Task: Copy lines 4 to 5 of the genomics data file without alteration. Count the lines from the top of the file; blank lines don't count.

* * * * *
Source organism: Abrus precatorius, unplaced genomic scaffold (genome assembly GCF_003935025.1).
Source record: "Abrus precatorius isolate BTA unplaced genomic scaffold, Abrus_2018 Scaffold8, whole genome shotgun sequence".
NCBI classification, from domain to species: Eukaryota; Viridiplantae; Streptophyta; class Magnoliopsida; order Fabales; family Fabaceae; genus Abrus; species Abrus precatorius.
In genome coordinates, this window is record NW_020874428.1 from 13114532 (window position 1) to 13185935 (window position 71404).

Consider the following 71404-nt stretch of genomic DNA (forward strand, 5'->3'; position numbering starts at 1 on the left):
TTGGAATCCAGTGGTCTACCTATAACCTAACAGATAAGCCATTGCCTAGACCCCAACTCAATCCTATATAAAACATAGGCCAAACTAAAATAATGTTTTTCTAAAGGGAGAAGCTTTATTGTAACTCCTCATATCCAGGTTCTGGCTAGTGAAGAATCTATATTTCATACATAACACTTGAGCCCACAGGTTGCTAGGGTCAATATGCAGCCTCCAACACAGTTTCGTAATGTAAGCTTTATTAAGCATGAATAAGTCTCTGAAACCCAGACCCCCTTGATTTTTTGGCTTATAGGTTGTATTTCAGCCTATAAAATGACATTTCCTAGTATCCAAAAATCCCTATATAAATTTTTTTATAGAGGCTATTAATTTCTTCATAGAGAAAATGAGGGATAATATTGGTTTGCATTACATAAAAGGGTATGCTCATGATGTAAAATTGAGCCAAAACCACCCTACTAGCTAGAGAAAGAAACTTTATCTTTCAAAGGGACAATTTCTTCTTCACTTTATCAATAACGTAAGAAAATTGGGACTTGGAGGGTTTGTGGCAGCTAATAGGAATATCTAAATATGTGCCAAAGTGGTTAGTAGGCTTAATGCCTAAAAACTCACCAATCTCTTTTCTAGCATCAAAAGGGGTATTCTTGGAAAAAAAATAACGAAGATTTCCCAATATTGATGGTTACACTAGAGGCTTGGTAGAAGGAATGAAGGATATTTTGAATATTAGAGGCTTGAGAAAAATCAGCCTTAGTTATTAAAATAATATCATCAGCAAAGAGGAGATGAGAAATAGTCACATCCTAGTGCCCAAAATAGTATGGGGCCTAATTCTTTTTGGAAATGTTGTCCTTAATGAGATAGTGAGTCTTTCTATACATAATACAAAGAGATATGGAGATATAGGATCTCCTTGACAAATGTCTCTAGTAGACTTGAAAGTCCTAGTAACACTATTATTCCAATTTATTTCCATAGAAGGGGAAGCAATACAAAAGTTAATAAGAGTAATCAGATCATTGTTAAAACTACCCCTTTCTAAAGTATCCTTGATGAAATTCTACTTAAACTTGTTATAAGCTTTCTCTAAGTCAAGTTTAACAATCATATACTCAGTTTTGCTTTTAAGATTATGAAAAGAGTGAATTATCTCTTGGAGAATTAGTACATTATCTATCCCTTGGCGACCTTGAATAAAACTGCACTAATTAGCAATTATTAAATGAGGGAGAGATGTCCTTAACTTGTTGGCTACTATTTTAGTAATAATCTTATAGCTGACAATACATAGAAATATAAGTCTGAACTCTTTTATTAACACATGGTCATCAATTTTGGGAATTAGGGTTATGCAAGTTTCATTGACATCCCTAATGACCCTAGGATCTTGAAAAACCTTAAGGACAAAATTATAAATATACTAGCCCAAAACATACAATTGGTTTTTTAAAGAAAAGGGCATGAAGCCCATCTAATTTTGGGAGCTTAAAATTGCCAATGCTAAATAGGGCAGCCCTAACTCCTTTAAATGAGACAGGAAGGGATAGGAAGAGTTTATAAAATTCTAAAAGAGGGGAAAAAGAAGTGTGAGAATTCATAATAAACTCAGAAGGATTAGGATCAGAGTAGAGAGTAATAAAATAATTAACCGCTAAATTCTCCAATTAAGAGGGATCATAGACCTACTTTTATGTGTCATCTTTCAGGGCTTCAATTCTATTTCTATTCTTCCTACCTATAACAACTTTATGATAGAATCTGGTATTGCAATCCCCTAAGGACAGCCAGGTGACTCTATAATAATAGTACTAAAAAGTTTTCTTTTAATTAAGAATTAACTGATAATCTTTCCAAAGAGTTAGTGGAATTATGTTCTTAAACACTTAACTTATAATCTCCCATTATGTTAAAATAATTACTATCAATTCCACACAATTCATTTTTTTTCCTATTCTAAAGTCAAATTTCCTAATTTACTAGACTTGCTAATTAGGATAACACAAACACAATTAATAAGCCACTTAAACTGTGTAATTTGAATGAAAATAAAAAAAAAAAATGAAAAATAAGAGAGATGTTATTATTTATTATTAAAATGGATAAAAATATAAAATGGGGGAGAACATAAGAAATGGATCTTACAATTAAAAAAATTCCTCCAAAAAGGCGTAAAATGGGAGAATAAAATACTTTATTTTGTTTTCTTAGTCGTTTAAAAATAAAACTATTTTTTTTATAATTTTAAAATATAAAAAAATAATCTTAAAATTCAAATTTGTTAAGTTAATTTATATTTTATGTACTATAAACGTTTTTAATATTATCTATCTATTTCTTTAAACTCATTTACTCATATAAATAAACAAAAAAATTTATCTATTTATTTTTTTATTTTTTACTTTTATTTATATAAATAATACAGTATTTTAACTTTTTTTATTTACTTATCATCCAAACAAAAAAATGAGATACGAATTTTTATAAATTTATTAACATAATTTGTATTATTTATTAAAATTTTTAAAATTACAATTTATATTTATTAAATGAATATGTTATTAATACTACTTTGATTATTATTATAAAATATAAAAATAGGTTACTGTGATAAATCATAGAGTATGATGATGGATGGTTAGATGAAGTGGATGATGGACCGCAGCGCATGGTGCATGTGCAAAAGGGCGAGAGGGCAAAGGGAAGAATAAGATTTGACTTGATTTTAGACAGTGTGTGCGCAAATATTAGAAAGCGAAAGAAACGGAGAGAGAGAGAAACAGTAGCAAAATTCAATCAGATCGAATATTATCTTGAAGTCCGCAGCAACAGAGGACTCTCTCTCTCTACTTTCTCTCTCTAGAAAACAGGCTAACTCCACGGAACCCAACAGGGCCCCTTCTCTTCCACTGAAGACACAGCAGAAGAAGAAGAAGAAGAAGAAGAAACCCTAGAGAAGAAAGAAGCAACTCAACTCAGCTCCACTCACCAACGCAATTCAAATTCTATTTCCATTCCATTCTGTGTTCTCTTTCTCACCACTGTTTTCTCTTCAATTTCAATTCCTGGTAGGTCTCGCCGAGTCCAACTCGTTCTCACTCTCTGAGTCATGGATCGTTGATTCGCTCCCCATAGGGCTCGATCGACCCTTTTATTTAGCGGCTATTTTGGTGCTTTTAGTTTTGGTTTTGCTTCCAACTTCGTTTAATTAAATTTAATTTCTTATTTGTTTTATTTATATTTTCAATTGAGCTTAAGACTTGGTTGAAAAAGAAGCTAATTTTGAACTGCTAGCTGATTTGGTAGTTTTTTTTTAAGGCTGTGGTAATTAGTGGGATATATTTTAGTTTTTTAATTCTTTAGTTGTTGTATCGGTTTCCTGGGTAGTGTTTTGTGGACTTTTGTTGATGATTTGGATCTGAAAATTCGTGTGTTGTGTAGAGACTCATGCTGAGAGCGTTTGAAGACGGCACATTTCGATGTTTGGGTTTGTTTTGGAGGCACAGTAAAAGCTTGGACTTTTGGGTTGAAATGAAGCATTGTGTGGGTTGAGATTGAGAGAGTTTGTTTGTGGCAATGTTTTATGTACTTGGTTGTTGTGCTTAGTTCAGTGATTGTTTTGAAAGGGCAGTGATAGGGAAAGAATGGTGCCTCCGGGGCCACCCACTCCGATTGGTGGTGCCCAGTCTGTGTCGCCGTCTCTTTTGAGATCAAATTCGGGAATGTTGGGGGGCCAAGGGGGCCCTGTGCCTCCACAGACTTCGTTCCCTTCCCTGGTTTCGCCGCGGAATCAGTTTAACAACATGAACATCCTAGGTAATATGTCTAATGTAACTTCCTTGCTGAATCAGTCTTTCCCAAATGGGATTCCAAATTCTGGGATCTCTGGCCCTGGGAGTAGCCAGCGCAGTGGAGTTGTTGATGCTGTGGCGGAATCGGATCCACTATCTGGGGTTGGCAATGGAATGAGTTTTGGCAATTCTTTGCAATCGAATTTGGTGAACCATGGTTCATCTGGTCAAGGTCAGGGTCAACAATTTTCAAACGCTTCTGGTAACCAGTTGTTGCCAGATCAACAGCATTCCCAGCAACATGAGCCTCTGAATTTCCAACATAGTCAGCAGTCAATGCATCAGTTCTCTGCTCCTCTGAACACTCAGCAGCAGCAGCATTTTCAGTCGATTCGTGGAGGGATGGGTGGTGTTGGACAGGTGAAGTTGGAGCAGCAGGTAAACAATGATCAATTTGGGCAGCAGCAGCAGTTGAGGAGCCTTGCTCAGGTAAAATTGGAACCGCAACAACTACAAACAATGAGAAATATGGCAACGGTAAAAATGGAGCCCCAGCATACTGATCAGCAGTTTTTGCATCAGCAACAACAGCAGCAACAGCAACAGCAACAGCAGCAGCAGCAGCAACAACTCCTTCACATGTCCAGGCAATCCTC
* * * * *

In genome coordinates, this window is record NW_020874428.1 from 13114532 (window position 1) to 13185935 (window position 71404).

Consider the following 71404-nt stretch of genomic DNA (forward strand, 5'->3'; position numbering starts at 1 on the left):